Which Camera Makers Are Safe?

The short answer to the headline's question is none: there's risk involved for everyone as the market collapse continues. 

But a lot of folk are assessing the risks incorrectly. 

Let me put a simple draft theory out there: the core of the enthusiast market that is still buying cameras and will continue to do so now (or will) shoot in full frame.

Nikon's been on that strategy for a decade now: convert all the DX users they attracted in the early DSLR growth period into FX users. This isn't a perfect strategy, as it sacrifices volume for margin. That's because FX products tend to sell for more than equivalent DX products. 

Canon has been on an opposite strategy for the most part: sell as many cameras as possible, and because that means price is important, EF-S and EF-M (both APS-C, or DX equivalent) crop sensor cameras have been the focus of their retail marketing and sales efforts.

Sony started their "let's go all mirrorless" thrust with the APS-C crop sensor cameras (originally NEX, later A5xxx/A6xxx), but most of their marketing and PR action has tended to be with full frame once the A7/A7R pair appeared. Now supplemented by the full frame A7S and A9. Technically, Sony has as many "current" full frame cameras as APS-C cameras now, and if rumors are correct, things will tilt more full frame soon. 

Emphasizing full frame has a couple of advantages: higher price points, plus generally better gross profit margins, both for cameras and lenses. Indeed, lenses are a hidden indicator of that price/margin thing. If you look at the CIPA numbers so far this year, crop sensor lenses are being shipped at almost twice the volume, but only at about half the value (price). There's a lot of crop sensor kit lenses being shipped still, basically. 

CIPA doesn't break out full frame and crop sensor for camera data, but hidden in the camera data is the fact that full frame is propelling the value line for mirrorless higher than DSLRs. Put another way, full frame sales are dropping in DSLRs, increasing in mirrorless. Some of that is self directed: Canon has had five new APS-C DSLR launches in the last two years, and only one full frame one. Go back another year and it's 8 and 2. On the DSLR side—which is still where most of their volume is—Canon's peddling a lot of crop sensor DSLRs, while Nikon is still managing to sell a lot of D3500's.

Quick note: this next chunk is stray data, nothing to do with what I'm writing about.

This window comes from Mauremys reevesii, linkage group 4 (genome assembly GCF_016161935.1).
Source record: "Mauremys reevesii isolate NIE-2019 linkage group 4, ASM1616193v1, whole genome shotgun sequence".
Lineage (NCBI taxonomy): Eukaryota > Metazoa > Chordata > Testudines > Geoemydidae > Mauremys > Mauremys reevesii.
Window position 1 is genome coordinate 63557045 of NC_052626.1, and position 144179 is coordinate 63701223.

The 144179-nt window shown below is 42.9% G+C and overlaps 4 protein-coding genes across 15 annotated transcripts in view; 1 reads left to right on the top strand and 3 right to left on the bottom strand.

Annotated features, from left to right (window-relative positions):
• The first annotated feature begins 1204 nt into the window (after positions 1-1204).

Despite a paucity of audited numbers, I've been trying to track the crop sensor and full frame balance for some time. For Nikon, the shift in sales volume towards full frame has been clear. For Sony, too. For Canon, not so much. 

Why is such a transition important? 

Well, while many other sites now are citing CIPA shipment statistics to show how the market is collapsing, they are ignoring other data in plain sight. Let's look at the camera market a different way: value.

  • 2019: total camera total 587b yen, lens total 366b yen 
  • 2015: total camera total 885b yen, lens total 449b yen 

Let's do a little bit of math. Add the values together, then figure the percentage drop: 29%. Now let's look at camera units for a moment: 35.4m units in 2015 down to 15.2m units in 2019. Hmm, a 57% drop. 

So, in a market volume contraction of just over half, the value contraction is somewhere between a quarter and a third. And a lot of that difference is explained by enticing crop sensor users into a new full frame system. I'm betting that the next four years will be a lot like the previous four: another volume contraction of half, but a much lower value contraction. 

Which puts our headline question into a slightly different perspective: which camera makers are best poised to take an existing user up-market?

The answer to that is simple: Canon, Nikon, and Sony, and in that order due to installed base considerations. 

Canon has, by far, the biggest crop sensor user base that might be enticed upwards. Nikon has arguably the most loyal crop sensor user base that might be enticed upwards. Sony has a smaller, but decent-sized crop sensor user base, plus has emphasized trying to get Canon/Nikon users to switch at the full frame level to mirrorless.

I believe all three of that group are probably fine, long term, as long as they execute their future product plans decently. For Canon, that means a lot of mount consolidation and a lot of product discontinuation. For Nikon, it means lots of mount transition; in other words, Z momentum must increase. For Sony, it means keeping the perception of technology leader intact so that they can pick up some switchers. 

But the other camera companies? It's a little less clear how they fit into an upscale, mostly full frame future (and that was Olympus' problem). 

Fujifilm seems to hope the small medium format can suffice for full frame. Certainly MF for them is upscale enough (more dollars, more margin). The question is whether that's a big enough segment to make a real difference.